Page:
Last Updated on January 18, 2023
Keeping our horses safe and secure is a top priority for all horse owners! But what is a no-climb fence and will it help keep your horse safe? Let’s find out!
We all love to ride and spend time with our horses, but do you ever worry about the quality of care and protection they receive when we are not with them? We want our horses to have the freedom and liberty they deserve, but to do this we need to feel sure that they are safe and secure.
Traditionally, many types of effective fencing have been used to fence horse paddocks made of wood, vinyl, and wire. However, there is now a relatively new fencing concept called “no-climb fencing” which might be just what you have been looking for! But what exactly is a no-climb fence for horses, and are they as good as they sound? We’ve got everything you need to know right here, so keep reading to find out more!
What Is A No-Climb Fence For Horses?
The amount of time a horse spends turned out in a paddock will depend on your horse and where it lives. Sometimes horses only go outside for an hour or two a day to stretch their legs, while other horses live outside all the time. Regardless of how much time your horse spends outside, the key to keeping your horse safe and secure is to provide the right kind of fencing. It is vital that the fencing you choose is safe and suitable for your horse and strong enough to withstand any physical pressures that horses put on it.
So, what is a no-climb fence, and is it a good choice for fencing a horse paddock?
The no-climb horse fence is a relatively new design concept with some interesting advantages over other fencing methods. A no-climb fence is a wire fence with small ovular or rectangular gaps between links. It gets its name from the fact that horses cannot step through it or push against it, unlike traditional fencing methods such as wooden railings.
Some people choose to reinforce their no-climb woven wire fence with wooden or metal horizontal beams, while others opt to just use vertical posts. Overall, a no-climb horse fence has become very popular due to its ability to be customized and the safety it provides to those inside of it.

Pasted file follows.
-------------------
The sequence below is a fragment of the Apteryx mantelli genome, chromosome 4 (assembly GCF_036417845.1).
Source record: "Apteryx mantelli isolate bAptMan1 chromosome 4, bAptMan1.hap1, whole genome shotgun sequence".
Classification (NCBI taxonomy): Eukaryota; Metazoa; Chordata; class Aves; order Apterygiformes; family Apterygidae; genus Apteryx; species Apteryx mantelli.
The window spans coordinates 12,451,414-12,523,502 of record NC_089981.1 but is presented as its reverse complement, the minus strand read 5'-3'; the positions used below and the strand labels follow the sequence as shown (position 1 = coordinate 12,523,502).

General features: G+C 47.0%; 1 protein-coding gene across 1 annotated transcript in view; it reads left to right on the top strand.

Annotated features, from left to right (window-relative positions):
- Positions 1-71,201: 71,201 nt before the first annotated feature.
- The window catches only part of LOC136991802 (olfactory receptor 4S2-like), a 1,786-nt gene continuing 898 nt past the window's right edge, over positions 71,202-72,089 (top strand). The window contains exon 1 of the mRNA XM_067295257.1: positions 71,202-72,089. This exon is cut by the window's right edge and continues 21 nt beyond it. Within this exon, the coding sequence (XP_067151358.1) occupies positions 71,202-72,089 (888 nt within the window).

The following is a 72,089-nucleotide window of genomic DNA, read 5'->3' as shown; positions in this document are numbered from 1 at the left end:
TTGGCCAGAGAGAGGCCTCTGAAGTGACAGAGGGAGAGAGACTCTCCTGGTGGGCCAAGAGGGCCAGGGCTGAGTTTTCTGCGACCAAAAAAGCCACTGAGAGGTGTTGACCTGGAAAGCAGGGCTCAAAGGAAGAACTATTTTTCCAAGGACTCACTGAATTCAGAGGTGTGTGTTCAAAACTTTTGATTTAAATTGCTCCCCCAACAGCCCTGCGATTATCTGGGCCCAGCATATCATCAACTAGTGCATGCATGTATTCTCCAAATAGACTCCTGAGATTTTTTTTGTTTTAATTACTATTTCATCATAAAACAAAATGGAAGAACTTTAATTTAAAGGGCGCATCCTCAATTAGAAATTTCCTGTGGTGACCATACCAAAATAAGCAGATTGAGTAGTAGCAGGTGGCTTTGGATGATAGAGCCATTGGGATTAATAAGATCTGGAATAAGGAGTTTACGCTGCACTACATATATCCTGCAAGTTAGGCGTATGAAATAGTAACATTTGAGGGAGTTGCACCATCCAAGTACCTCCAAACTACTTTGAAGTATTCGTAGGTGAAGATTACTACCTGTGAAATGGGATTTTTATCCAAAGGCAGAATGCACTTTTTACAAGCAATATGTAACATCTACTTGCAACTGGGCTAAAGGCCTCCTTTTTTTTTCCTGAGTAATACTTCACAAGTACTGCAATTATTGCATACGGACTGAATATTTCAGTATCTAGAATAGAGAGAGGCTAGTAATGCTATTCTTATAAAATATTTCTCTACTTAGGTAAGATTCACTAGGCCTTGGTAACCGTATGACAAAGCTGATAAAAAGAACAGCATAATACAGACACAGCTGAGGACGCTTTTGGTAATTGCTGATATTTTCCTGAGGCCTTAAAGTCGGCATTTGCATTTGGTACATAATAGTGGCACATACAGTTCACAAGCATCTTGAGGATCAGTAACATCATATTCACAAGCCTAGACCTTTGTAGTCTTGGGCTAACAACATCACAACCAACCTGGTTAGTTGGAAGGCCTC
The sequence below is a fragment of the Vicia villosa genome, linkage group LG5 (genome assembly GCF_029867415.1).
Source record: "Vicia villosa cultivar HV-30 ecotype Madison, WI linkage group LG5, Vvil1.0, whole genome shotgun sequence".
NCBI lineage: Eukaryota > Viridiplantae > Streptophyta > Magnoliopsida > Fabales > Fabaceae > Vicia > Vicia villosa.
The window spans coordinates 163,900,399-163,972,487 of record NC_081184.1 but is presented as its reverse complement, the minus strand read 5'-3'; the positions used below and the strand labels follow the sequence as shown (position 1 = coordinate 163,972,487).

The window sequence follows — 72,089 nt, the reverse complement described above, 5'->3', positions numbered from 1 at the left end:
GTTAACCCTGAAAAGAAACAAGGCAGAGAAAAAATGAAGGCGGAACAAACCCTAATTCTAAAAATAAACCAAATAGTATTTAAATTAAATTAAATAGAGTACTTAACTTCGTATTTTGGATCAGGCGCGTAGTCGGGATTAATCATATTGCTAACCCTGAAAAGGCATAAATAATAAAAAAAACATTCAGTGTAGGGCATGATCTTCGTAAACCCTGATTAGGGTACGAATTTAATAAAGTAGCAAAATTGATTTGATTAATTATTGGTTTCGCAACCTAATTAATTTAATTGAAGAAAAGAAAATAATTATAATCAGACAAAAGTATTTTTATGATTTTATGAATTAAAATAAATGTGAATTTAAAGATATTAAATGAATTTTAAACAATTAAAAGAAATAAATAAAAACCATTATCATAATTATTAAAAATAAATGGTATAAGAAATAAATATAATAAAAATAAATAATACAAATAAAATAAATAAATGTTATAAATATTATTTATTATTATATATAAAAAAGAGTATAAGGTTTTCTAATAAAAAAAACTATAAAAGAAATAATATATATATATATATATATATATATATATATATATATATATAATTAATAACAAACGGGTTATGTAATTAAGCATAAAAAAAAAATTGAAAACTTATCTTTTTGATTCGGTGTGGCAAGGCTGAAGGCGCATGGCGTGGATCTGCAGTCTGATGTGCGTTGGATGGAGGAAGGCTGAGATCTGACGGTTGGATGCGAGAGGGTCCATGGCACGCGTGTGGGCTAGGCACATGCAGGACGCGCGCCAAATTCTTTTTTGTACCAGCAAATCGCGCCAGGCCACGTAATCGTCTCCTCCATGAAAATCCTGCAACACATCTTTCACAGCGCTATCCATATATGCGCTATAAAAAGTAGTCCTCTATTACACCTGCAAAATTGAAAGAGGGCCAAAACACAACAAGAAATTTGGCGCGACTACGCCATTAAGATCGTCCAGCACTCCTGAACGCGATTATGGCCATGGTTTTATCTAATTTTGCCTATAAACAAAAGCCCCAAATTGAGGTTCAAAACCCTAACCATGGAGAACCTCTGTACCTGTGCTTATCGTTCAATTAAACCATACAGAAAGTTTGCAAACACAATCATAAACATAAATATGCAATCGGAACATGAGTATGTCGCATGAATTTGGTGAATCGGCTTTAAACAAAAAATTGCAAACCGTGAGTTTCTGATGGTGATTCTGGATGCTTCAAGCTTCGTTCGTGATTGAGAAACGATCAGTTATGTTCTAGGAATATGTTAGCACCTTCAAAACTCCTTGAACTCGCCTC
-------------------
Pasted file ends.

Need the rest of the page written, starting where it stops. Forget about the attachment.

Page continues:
Pros of A No-Climb Horse Fence
If you need to erect a new fence around a paddock or replace an old or broken fence, it pays to weigh up the pros and cons of different types of fencing. You will need to consider factors such as the horse fence cost, ease of installation, the safety of your horse, and how long the fence will last.
Let’s take a look at the advantages of a no-climb horse fence:
One characteristic that farm owners love about no-climb fencing is its longevity. The wire used to make no-climb fencing does not rot and therefore does not need to be replaced frequently. It also doesn’t break or snap as easily as wood or PVC fencing, and horses are less likely to break through it.
The durability and longevity of no-climb fencing are also an advantage in that it decreases maintenance time and cost. Once the fence is installed all you need to do is check for any damage and make minor repairs as needed.
Reduced Risk Of Injuries
Unfortunately, horses are very accident-prone, and turnout injuries are very common! Most horse owners will be able to tell you about a time when their horse injured themselves on a fence rail or became tangled in fencing wire. Paddock-related injuries can have devastating long-term consequences and may often result in large veterinary bills.
When it comes to no-climb mesh fencing, the gaps in the links are significantly smaller than the gaps between wooden or PVC rails. This means that horses cannot get their legs or hooves stuck in the fencing, reducing the risk of injury. The increased height of the fence also means that your horse is less likely to lean over or attempt to jump the fence.
One of the biggest advantages to no-climb fencing is that not only does it keep your horse safely in the pasture, but it also keeps everything else out! Children and pets can squeeze through railings, but with no climb fencing, they have no way in. This helps to keep everyone safe and prevent accidents from occurring.
Cons Of A No-Climb Horse Fence